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Stereotypical Russia - all true?
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ibasiram



Joined: 24 Mar 2003
Posts: 107

PostPosted: Sat Nov 08, 2003 11:24 am    Post subject: Stereotypical Russia - all true? Reply with quote

Hi Everyone,
I have been paying attention the Russian forum recently, and have read some interesting posts here and there as I've been thinking about heading for Russia sometime in the future.
The problem is that it is so hard to get positive comments about Russia. Everyone here says I'm mad to want to go there - all there is, is danger, crime, and unbelievable bribery. I even hear of people who get their passports confiscated by police for no reason whatsoever. It's hard to maintain my enthusiasm when everyone around me is so negative. I thought I'd post this up here to see what you think.. is it true that Russia is like this? Does this only happen in big cities, or in small ones too?
So, I wonder if this is the case, how can you stick it out there? Are there good sides to Russia?
Am I better off not heading for Russia at all, and instead maybe heading for one of the Baltics or are they the same?
So, Kent, CM, Maruss, Buck and others, I really would value your opinion on this issue.
Thanks in advance..,
Ibasiram
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Buck Turgidson



Joined: 29 Jan 2003
Posts: 96

PostPosted: Sat Nov 08, 2003 2:15 pm    Post subject: Reply with quote

The danger is exaggerated. I have spent a total of a year and a half in Ukraine and Russia and was never the victim of any crime. (knock on wood) Wink There is bribery but it usually amounted to bottles of Vodka or five or ten bucks, at least in my own experience. Naturally, big cities are more dangerous but not nearly as bad as some would have you believe. We usually only hear the horror stories rather than the good ones.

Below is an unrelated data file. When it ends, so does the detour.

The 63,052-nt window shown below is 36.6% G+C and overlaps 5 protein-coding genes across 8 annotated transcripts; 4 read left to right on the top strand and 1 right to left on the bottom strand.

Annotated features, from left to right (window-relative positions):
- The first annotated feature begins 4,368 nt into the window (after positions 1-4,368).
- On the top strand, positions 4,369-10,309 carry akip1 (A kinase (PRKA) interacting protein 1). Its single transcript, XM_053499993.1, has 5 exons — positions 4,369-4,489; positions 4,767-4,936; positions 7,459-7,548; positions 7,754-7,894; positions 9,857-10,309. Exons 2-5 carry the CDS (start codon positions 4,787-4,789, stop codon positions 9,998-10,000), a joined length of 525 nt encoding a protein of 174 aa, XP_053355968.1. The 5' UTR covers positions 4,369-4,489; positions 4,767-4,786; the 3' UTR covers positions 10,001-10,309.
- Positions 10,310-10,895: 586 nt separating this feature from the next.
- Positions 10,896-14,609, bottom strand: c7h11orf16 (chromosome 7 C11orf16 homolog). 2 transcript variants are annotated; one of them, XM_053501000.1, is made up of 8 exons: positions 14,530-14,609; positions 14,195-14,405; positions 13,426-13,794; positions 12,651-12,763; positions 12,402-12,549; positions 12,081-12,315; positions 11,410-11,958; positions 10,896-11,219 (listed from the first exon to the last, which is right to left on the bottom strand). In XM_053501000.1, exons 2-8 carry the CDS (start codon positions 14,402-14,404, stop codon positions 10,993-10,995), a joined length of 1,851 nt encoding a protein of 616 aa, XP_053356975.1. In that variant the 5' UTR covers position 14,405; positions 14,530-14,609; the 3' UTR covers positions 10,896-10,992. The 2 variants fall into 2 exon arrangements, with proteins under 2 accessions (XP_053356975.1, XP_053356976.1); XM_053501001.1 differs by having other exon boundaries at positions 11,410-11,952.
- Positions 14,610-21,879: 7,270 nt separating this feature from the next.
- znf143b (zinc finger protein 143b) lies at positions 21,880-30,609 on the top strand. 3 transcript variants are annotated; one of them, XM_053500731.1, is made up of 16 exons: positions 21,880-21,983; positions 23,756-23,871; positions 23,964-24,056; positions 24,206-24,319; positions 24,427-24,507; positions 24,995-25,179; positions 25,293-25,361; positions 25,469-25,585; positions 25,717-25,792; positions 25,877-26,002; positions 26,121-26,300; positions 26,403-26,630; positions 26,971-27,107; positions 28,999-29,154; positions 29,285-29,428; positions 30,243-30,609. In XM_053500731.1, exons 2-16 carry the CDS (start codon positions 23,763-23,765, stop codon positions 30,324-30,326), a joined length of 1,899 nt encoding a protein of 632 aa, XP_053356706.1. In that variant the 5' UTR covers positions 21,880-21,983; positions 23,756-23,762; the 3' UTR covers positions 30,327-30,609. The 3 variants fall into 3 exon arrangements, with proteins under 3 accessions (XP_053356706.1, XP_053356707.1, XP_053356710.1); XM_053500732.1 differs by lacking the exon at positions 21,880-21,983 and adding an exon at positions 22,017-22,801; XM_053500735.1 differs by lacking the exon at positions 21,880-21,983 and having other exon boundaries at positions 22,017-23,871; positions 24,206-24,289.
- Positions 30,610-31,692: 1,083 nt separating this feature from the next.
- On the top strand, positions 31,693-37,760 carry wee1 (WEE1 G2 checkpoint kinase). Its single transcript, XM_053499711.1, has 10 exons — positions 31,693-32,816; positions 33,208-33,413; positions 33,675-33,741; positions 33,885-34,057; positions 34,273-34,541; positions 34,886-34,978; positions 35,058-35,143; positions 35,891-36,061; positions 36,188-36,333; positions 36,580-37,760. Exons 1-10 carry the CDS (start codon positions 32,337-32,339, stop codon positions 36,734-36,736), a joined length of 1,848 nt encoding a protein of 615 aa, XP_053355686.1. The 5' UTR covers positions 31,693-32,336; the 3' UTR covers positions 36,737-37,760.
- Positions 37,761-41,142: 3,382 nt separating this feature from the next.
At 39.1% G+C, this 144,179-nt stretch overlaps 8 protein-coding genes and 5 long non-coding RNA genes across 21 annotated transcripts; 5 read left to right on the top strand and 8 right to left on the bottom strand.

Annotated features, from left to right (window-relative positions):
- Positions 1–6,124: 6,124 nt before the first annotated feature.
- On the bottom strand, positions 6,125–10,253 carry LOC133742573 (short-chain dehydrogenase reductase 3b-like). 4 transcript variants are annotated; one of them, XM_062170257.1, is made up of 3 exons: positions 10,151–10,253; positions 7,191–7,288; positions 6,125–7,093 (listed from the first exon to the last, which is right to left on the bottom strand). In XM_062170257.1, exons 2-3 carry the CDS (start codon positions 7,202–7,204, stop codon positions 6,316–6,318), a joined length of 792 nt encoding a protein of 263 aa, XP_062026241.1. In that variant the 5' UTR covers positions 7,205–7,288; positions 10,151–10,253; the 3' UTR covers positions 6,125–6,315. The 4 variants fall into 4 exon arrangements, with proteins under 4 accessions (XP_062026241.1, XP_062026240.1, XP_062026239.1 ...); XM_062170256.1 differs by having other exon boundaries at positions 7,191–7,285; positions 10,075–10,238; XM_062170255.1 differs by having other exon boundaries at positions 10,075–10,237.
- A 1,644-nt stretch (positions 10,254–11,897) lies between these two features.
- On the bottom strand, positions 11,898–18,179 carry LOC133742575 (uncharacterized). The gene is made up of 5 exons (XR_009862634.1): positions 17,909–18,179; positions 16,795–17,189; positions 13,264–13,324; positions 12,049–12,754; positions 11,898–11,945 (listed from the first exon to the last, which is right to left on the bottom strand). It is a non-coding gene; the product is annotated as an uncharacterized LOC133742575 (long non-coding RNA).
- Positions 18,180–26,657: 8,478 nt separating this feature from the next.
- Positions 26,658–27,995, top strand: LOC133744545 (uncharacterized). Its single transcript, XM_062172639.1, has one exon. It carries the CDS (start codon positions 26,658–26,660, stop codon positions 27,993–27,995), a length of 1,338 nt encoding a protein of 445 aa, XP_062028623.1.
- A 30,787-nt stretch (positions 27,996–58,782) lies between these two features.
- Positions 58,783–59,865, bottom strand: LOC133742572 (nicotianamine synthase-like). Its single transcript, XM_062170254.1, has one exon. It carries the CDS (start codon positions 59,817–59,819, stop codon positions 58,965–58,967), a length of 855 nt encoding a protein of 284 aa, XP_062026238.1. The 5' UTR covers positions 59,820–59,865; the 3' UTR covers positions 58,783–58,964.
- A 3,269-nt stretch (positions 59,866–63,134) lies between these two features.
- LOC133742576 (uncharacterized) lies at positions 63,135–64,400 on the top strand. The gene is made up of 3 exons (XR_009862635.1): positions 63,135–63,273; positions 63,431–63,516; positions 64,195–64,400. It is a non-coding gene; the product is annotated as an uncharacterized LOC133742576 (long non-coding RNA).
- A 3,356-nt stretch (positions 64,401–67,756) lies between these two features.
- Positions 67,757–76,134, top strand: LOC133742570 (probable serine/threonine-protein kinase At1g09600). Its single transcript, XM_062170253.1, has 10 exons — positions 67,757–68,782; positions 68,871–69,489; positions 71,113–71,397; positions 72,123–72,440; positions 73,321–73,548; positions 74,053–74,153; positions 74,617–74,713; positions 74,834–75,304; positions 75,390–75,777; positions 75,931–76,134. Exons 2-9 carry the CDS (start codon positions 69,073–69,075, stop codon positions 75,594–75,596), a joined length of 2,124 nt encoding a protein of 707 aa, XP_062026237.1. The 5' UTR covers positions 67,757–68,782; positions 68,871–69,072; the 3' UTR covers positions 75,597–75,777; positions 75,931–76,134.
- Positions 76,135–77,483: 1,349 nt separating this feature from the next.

Russia has its inconveniences, but it also has a rich culture and history. The cost of living is cheap outside of Moscow and St. Petersburg (as long as you avoid expat establishments). It is cheap to travel around the country as well.

I love Russia and plan to return in the near future. Some people have a negative view, but I think the horror stories are blown out of proportion. If you are interested in going to Russia just go, to hell with the pessimists. Twisted Evil

Buck
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joe-joe



Joined: 15 Oct 2003
Posts: 100
Location: Baku, Azerbaijan

PostPosted: Sat Nov 08, 2003 6:51 pm    Post subject: Thumbs up for Buck's comments Reply with quote

I would concur with Buck entirely on the exaggerated nature of the scare stories told about Russia. I spent 9 months teaching in Siberia in a relatively small but wealthy oil town, (it was my first tefl job incidentally), and I never had any trouble relating to crime OR corruption. I spent some time travelling around western Siberia and in the cities I visited (Tomsk, Kemerovo and Novosobirsk) I never felt threatened.